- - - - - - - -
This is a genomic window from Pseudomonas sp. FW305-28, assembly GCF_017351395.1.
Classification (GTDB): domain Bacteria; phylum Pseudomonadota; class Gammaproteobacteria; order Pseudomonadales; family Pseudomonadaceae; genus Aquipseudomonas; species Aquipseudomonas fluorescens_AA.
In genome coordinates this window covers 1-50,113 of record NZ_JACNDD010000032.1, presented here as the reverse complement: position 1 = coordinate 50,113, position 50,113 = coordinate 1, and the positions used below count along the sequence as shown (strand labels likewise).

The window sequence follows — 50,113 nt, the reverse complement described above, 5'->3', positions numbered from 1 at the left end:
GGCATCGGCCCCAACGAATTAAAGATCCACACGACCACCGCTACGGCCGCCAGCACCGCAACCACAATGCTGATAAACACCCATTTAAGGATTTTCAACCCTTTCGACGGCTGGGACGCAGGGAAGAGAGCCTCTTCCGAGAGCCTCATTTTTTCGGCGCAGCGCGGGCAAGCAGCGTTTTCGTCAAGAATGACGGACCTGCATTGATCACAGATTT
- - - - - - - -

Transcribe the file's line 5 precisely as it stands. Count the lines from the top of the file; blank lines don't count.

GGCATCGGCCCCAACGAATTAAAGATCCACACGACCACCGCTACGGCCGCCAGCACCGCAACCACAATGCTGATAAACACCCATTTAAGGATTTTCAACCCTTTCGACGGCTGGGACGCAGGGAAGAGAGCCTCTTCCGAGAGCCTCATTTTTTCGGCGCAGCGCGGGCAAGCAGCGTTTTCGTCAAGAATGACGGACCTGCATTGATCACAGATTT